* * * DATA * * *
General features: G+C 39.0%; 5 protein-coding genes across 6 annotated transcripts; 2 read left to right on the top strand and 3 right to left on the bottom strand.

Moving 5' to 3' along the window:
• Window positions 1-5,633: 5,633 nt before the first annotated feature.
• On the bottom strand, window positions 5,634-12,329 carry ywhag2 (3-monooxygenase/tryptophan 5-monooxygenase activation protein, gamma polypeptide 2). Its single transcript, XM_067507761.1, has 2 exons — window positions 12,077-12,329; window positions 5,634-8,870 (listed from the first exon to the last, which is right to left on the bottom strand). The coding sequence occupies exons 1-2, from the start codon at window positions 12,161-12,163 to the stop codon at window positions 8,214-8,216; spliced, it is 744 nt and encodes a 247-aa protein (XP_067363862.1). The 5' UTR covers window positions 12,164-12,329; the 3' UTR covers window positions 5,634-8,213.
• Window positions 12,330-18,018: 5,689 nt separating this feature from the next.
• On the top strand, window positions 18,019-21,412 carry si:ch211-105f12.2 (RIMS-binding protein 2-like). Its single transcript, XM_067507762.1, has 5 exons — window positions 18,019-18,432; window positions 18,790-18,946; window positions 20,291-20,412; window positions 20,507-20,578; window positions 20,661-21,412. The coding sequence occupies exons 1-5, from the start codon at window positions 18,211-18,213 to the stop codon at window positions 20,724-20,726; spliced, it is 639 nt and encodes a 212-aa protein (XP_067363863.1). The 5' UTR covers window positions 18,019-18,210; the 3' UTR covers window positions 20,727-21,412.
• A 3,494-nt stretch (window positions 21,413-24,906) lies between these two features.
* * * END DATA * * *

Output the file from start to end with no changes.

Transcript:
General features: G+C 39.0%; 5 protein-coding genes across 6 annotated transcripts; 2 read left to right on the top strand and 3 right to left on the bottom strand.

Moving 5' to 3' along the window:
• Window positions 1-5,633: 5,633 nt before the first annotated feature.
• On the bottom strand, window positions 5,634-12,329 carry ywhag2 (3-monooxygenase/tryptophan 5-monooxygenase activation protein, gamma polypeptide 2). Its single transcript, XM_067507761.1, has 2 exons — window positions 12,077-12,329; window positions 5,634-8,870 (listed from the first exon to the last, which is right to left on the bottom strand). The coding sequence occupies exons 1-2, from the start codon at window positions 12,161-12,163 to the stop codon at window positions 8,214-8,216; spliced, it is 744 nt and encodes a 247-aa protein (XP_067363862.1). The 5' UTR covers window positions 12,164-12,329; the 3' UTR covers window positions 5,634-8,213.
• Window positions 12,330-18,018: 5,689 nt separating this feature from the next.
• On the top strand, window positions 18,019-21,412 carry si:ch211-105f12.2 (RIMS-binding protein 2-like). Its single transcript, XM_067507762.1, has 5 exons — window positions 18,019-18,432; window positions 18,790-18,946; window positions 20,291-20,412; window positions 20,507-20,578; window positions 20,661-21,412. The coding sequence occupies exons 1-5, from the start codon at window positions 18,211-18,213 to the stop codon at window positions 20,724-20,726; spliced, it is 639 nt and encodes a 212-aa protein (XP_067363863.1). The 5' UTR covers window positions 18,019-18,210; the 3' UTR covers window positions 20,727-21,412.
• A 3,494-nt stretch (window positions 21,413-24,906) lies between these two features.